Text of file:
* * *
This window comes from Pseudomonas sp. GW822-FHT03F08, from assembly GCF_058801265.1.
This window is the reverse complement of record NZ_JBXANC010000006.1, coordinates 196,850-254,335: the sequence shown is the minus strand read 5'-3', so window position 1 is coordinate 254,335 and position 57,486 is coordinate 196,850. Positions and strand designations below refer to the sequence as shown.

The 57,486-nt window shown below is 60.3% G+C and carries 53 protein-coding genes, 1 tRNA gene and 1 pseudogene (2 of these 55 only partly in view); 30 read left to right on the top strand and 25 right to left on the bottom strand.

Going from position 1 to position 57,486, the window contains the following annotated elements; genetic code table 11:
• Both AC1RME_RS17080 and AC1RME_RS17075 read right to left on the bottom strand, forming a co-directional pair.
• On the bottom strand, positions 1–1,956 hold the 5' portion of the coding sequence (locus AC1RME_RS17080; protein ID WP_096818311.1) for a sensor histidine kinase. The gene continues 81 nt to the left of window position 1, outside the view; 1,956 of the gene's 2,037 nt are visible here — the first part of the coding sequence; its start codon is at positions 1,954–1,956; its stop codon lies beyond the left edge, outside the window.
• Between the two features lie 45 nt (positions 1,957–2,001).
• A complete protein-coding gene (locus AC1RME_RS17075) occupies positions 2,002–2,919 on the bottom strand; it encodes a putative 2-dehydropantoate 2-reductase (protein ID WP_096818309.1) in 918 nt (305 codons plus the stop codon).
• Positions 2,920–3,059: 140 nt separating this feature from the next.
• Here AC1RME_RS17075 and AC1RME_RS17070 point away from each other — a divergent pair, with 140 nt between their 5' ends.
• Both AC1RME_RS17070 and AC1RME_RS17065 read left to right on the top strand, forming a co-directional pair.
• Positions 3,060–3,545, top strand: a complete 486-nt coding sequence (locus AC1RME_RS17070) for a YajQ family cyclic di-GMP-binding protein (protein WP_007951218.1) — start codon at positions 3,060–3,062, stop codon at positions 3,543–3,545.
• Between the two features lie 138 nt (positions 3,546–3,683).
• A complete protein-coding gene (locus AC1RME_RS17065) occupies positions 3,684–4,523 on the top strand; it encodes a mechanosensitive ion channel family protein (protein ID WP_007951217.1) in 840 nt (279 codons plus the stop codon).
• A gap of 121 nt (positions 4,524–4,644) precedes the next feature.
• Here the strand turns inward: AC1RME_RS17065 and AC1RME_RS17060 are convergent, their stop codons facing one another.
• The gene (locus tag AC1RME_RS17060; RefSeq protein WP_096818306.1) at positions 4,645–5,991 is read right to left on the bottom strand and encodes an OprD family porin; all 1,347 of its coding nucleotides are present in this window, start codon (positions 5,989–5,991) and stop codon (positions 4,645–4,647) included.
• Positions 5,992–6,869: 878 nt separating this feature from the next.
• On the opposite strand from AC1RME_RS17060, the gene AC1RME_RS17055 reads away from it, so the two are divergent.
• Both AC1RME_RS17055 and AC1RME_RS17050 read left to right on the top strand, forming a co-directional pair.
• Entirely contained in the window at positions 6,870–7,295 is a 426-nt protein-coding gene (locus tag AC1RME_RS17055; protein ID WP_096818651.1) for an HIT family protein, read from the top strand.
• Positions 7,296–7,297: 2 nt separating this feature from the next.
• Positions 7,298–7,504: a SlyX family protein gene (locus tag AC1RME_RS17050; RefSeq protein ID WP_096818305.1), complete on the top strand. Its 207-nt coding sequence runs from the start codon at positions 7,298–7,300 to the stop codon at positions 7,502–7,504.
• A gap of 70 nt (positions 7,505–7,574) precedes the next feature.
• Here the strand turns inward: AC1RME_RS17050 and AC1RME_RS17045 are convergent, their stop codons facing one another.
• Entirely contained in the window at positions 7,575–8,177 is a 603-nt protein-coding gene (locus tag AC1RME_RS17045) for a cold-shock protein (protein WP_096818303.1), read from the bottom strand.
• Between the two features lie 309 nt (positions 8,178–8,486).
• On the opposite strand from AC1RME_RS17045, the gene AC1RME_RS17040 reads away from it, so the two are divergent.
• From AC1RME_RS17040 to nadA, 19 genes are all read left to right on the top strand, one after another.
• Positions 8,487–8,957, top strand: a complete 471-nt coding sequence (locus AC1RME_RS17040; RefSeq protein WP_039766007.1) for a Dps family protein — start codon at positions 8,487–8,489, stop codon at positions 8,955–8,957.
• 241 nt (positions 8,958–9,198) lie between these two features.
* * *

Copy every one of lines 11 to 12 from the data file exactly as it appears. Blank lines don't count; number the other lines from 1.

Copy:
• Both AC1RME_RS17070 and AC1RME_RS17065 read left to right on the top strand, forming a co-directional pair.
• Positions 3,060–3,545, top strand: a complete 486-nt coding sequence (locus AC1RME_RS17070) for a YajQ family cyclic di-GMP-binding protein (protein WP_007951218.1) — start codon at positions 3,060–3,062, stop codon at positions 3,543–3,545.